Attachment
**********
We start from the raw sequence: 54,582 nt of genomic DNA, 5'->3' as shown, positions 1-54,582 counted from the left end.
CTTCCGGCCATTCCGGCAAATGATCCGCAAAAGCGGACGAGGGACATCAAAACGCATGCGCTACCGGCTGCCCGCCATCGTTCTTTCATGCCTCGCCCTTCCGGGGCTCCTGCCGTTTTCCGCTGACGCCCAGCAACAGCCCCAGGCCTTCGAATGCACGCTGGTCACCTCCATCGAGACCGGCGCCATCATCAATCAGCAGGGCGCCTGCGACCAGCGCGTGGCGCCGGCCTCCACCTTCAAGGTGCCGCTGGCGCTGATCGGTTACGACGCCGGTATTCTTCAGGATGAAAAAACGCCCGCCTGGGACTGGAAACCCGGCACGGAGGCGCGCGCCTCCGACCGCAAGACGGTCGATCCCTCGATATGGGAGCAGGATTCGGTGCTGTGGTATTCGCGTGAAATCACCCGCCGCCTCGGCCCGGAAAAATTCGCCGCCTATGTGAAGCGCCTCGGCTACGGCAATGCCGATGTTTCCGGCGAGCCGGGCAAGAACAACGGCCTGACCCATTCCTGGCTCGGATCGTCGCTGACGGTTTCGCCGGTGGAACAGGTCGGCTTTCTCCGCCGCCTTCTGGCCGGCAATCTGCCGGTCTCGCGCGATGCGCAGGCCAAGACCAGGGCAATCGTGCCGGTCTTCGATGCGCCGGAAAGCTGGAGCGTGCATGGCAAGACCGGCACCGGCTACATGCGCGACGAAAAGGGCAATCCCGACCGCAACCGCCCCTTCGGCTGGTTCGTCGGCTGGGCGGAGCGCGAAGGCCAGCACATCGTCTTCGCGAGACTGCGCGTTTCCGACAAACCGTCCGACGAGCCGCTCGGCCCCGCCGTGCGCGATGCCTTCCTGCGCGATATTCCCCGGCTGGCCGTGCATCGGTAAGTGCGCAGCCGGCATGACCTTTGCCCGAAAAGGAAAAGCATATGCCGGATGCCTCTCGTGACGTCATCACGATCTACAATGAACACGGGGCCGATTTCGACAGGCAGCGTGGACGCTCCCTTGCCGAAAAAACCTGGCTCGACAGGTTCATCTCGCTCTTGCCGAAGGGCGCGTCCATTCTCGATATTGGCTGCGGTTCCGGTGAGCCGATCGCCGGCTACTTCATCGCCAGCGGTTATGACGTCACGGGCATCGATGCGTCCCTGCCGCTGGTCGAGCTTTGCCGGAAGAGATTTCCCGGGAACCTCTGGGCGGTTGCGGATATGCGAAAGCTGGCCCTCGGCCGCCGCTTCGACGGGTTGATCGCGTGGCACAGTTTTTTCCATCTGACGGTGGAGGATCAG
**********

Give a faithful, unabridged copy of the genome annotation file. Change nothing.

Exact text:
We start from the raw sequence: 54,582 nt of genomic DNA, 5'->3' as shown, positions 1-54,582 counted from the left end.
CTTCCGGCCATTCCGGCAAATGATCCGCAAAAGCGGACGAGGGACATCAAAACGCATGCGCTACCGGCTGCCCGCCATCGTTCTTTCATGCCTCGCCCTTCCGGGGCTCCTGCCGTTTTCCGCTGACGCCCAGCAACAGCCCCAGGCCTTCGAATGCACGCTGGTCACCTCCATCGAGACCGGCGCCATCATCAATCAGCAGGGCGCCTGCGACCAGCGCGTGGCGCCGGCCTCCACCTTCAAGGTGCCGCTGGCGCTGATCGGTTACGACGCCGGTATTCTTCAGGATGAAAAAACGCCCGCCTGGGACTGGAAACCCGGCACGGAGGCGCGCGCCTCCGACCGCAAGACGGTCGATCCCTCGATATGGGAGCAGGATTCGGTGCTGTGGTATTCGCGTGAAATCACCCGCCGCCTCGGCCCGGAAAAATTCGCCGCCTATGTGAAGCGCCTCGGCTACGGCAATGCCGATGTTTCCGGCGAGCCGGGCAAGAACAACGGCCTGACCCATTCCTGGCTCGGATCGTCGCTGACGGTTTCGCCGGTGGAACAGGTCGGCTTTCTCCGCCGCCTTCTGGCCGGCAATCTGCCGGTCTCGCGCGATGCGCAGGCCAAGACCAGGGCAATCGTGCCGGTCTTCGATGCGCCGGAAAGCTGGAGCGTGCATGGCAAGACCGGCACCGGCTACATGCGCGACGAAAAGGGCAATCCCGACCGCAACCGCCCCTTCGGCTGGTTCGTCGGCTGGGCGGAGCGCGAAGGCCAGCACATCGTCTTCGCGAGACTGCGCGTTTCCGACAAACCGTCCGACGAGCCGCTCGGCCCCGCCGTGCGCGATGCCTTCCTGCGCGATATTCCCCGGCTGGCCGTGCATCGGTAAGTGCGCAGCCGGCATGACCTTTGCCCGAAAAGGAAAAGCATATGCCGGATGCCTCTCGTGACGTCATCACGATCTACAATGAACACGGGGCCGATTTCGACAGGCAGCGTGGACGCTCCCTTGCCGAAAAAACCTGGCTCGACAGGTTCATCTCGCTCTTGCCGAAGGGCGCGTCCATTCTCGATATTGGCTGCGGTTCCGGTGAGCCGATCGCCGGCTACTTCATCGCCAGCGGTTATGACGTCACGGGCATCGATGCGTCCCTGCCGCTGGTCGAGCTTTGCCGGAAGAGATTTCCCGGGAACCTCTGGGCGGTTGCGGATATGCGAAAGCTGGCCCTCGGCCGCCGCTTCGACGGGTTGATCGCGTGGCACAGTTTTTTCCATCTGACGGTGGAGGATCAG